A couple of months after Mr Kenney lost control of Covid-19, he lost control of his party.
Consequently on Dec 13 Albertans find themselves here: our covid testing system is overwhelmed, contact tracing has collapsed, hospitals are at 120% capacity, ICU beds are filling up, the Red Cross and hospital field tents are on standby and anti-mask, anti-vax, anti-you-name-it protesters are demonstrating all over the province.
What went wrong
Kenney’s demise started in the spring when he decided to deny or soft pedal the virulence of Covid-19 to support the myth that he could control the virus with a “balanced approach” that would protect “lives and livelihoods.” He opted for half measures to fight a virus, the likes of which we had never seen before.
On Nov 25 when it became apparent that “balance” was not within reach Kenney implemented restrictions so pathetic that health writer, Andre Picard, called them “inaction posing as action, a quasi-libertarian Premier bending over backward to do nothing while pretending otherwise.”
Not surprisingly our covid infection rate and death rate continued to climb.
Then on Dec 8 Kenney imposed restrictions he said were necessary but would destroy the hopes and dreams of brave Albertans and violate of our constitutionally protected rights and freedoms.
Finally, when Kenney was asked whether he accepts any responsibility for his government’s inept response to Covid-19 he lashed out, characterizing criticism as “Alberta bashing” and “drive-by smears on Alberta.”
Let’s stop there for a moment.
The allusion that criticizing Kenney is criticizing Alberta—namely “Kenney is Alberta” and “Alberta is Kenney”—echoes tactics adopted by dictators and tyrants across the globe to silence critics. It also reinforces Kenney’s identity politics which are divisive and the antithesis of democracy. (Arguments over who gets what in a democratic context can result in compromise, not so in identity politics where arguments over who we are prevent compromise because compromise is viewed as betrayal.)*
Jekyll and Hyde
What makes Kenney’s position so unstable is he turned himself into Jekyll and Hyde in order to placate his base. Dr Jekyll said he is imposing restrictions to protect Albertans from the virus; Mr Hyde said these restrictions will destroy Albertans hopes and dreams and violate their Charter rights.
It didn’t work.
Moderate conservatives have been drifting out of the UCP tent for a while. Many of the hard right bolted last week. Before they left they flooded Kenney’s Facebook page and various websites with stinging comments. They are angry and disappointed. They made it crystal clear Kenney betrayed them and they would never vote for him again.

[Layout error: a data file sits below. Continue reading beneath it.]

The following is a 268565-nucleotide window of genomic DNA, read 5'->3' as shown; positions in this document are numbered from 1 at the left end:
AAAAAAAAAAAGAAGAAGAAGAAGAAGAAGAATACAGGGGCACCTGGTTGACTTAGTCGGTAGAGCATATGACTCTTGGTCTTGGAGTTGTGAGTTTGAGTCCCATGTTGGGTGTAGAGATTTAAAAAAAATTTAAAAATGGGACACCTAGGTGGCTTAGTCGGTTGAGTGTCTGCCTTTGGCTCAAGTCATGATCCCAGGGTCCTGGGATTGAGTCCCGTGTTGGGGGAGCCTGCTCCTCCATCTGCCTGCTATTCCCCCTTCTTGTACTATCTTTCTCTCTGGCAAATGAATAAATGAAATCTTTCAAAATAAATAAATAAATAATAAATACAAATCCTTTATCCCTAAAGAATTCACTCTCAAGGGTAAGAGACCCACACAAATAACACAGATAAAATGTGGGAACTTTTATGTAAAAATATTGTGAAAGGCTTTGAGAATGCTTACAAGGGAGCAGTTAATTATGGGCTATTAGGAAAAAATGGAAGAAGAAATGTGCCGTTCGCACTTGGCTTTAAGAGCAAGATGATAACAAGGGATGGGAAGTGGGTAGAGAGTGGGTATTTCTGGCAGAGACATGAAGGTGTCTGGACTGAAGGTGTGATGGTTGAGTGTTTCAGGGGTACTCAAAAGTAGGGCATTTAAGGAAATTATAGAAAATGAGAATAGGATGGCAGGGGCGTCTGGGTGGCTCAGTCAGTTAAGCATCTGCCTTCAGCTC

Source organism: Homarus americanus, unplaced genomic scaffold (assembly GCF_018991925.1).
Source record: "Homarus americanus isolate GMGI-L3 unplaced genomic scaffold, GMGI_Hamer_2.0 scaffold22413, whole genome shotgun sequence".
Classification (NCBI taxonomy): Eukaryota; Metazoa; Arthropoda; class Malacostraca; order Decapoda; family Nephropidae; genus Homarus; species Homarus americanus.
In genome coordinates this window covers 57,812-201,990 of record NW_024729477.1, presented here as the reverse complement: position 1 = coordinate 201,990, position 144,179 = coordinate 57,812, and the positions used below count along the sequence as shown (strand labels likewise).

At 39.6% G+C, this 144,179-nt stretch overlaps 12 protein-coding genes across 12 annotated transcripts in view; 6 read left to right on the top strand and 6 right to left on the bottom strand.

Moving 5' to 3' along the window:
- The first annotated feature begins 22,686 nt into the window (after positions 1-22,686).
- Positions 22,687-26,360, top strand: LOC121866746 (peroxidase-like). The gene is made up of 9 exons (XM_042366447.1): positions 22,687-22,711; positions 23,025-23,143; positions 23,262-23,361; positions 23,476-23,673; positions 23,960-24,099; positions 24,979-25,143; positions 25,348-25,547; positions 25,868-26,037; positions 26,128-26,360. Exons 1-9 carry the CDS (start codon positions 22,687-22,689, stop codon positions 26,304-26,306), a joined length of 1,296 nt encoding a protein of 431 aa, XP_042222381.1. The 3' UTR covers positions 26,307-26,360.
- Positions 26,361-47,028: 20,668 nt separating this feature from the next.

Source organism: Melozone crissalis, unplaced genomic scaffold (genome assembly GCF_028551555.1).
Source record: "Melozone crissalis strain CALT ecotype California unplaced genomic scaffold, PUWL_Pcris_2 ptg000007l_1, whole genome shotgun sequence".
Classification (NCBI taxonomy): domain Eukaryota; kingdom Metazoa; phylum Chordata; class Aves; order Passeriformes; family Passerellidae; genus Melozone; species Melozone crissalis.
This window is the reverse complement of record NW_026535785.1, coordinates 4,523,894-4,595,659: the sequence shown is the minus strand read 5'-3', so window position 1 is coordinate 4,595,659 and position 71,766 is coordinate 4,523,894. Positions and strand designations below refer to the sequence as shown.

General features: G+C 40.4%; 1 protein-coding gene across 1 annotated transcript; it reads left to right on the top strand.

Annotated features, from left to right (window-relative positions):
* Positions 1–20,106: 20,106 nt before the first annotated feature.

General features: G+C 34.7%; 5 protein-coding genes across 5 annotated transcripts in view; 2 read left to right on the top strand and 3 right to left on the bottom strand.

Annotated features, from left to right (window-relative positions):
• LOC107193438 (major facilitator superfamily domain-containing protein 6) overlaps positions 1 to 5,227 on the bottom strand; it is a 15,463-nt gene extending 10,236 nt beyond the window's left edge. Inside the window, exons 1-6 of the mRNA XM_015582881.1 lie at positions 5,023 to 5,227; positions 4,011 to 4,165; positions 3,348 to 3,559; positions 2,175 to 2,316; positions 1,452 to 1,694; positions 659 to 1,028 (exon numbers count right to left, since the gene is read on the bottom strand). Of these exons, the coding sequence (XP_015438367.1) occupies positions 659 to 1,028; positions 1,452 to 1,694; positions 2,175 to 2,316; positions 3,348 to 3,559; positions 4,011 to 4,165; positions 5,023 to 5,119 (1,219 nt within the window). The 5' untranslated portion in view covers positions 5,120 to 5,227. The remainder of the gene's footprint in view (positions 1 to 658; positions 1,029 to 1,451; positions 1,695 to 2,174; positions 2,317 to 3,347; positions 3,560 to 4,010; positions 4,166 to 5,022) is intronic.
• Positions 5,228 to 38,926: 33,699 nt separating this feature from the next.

This creates an opportunity for other UCP members who are circling like vultures, waiting for the right moment to take the premier down.
One MLA who springs to mind is Drew Barnes. He has repeatedly challenged Kenney’s policies. On the heels of Kenney’s Dec 8 announcement, Barnes issued an “open call to the premier and cabinet” to let gyms, massage therapy, and hair salon businesses stay open.
Barnes cited an article issued by the University of Virginia in support of his position. He said the article stresses the importance of cardio in fighting the virus (cardio in a hair salon?). Unfortunately, the link to the article would not open. However, it’s important to note Virginia is in the covid red zone. It appears to have twice as many covid cases and three times as many deaths (when adjusted for population) as Alberta. The government will ignore Barnes’ suggestion which is fine by him, he’s not really speaking to the government but his cadre of supporters.
So where does that leave us?
The Legislative Assembly adjourned on Dec 8, and will not return until sometime in Feb 2021. Over the Christmas break the UCP caucus will get an earful from their constituents including the rural UCP MLA who said his constituents would be okay wearing masks until the government told them it was mandatory then they’d rip them off because they’re freedom loving Albertans, or something like that.
Kenney will spend the break dreaming up ways to deflect the outrage directed at him by offering his supporters another enemy to focus on (cue Trudeau’s carbon tax increases).
The rest of us will try to hang on until the vaccine arrives.
2021 will be a harrowing year.
Wouldn’t it be nice to have a sensible premier like Rachel Notley, who has the interests of all Albertans at heart, instead of one who morphs back and forth between Dr Jekyll and Mr Hyde?
*The Economist Nov 28, 2020 p10